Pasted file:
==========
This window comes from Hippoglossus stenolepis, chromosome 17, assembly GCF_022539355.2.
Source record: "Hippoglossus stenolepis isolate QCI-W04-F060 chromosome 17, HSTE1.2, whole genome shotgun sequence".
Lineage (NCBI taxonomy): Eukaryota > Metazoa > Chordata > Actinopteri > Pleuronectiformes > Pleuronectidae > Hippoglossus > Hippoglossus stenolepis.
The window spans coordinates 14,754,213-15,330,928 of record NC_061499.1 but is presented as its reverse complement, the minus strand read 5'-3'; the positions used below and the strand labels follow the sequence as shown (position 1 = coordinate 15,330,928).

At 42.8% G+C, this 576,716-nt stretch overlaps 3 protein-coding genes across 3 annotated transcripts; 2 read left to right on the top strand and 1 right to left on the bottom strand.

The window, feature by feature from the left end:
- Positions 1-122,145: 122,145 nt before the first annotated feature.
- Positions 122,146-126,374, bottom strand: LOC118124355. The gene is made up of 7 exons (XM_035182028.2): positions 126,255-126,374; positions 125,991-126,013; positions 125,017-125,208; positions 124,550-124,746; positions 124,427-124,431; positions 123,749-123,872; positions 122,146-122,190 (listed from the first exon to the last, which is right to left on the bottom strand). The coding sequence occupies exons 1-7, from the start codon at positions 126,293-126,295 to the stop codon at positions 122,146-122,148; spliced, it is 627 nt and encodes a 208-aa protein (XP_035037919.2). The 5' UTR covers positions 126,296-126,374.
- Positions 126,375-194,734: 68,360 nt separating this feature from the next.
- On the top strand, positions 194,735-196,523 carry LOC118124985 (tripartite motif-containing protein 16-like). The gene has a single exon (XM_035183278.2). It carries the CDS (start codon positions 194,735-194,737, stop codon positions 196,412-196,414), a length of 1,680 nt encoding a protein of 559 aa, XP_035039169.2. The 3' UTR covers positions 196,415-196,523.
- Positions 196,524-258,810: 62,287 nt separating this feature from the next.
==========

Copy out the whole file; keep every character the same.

This window comes from Hippoglossus stenolepis, chromosome 17, assembly GCF_022539355.2.
Source record: "Hippoglossus stenolepis isolate QCI-W04-F060 chromosome 17, HSTE1.2, whole genome shotgun sequence".
Lineage (NCBI taxonomy): Eukaryota > Metazoa > Chordata > Actinopteri > Pleuronectiformes > Pleuronectidae > Hippoglossus > Hippoglossus stenolepis.
The window spans coordinates 14,754,213-15,330,928 of record NC_061499.1 but is presented as its reverse complement, the minus strand read 5'-3'; the positions used below and the strand labels follow the sequence as shown (position 1 = coordinate 15,330,928).

At 42.8% G+C, this 576,716-nt stretch overlaps 3 protein-coding genes across 3 annotated transcripts; 2 read left to right on the top strand and 1 right to left on the bottom strand.

The window, feature by feature from the left end:
- Positions 1-122,145: 122,145 nt before the first annotated feature.
- Positions 122,146-126,374, bottom strand: LOC118124355. The gene is made up of 7 exons (XM_035182028.2): positions 126,255-126,374; positions 125,991-126,013; positions 125,017-125,208; positions 124,550-124,746; positions 124,427-124,431; positions 123,749-123,872; positions 122,146-122,190 (listed from the first exon to the last, which is right to left on the bottom strand). The coding sequence occupies exons 1-7, from the start codon at positions 126,293-126,295 to the stop codon at positions 122,146-122,148; spliced, it is 627 nt and encodes a 208-aa protein (XP_035037919.2). The 5' UTR covers positions 126,296-126,374.
- Positions 126,375-194,734: 68,360 nt separating this feature from the next.
- On the top strand, positions 194,735-196,523 carry LOC118124985 (tripartite motif-containing protein 16-like). The gene has a single exon (XM_035183278.2). It carries the CDS (start codon positions 194,735-194,737, stop codon positions 196,412-196,414), a length of 1,680 nt encoding a protein of 559 aa, XP_035039169.2. The 3' UTR covers positions 196,415-196,523.
- Positions 196,524-258,810: 62,287 nt separating this feature from the next.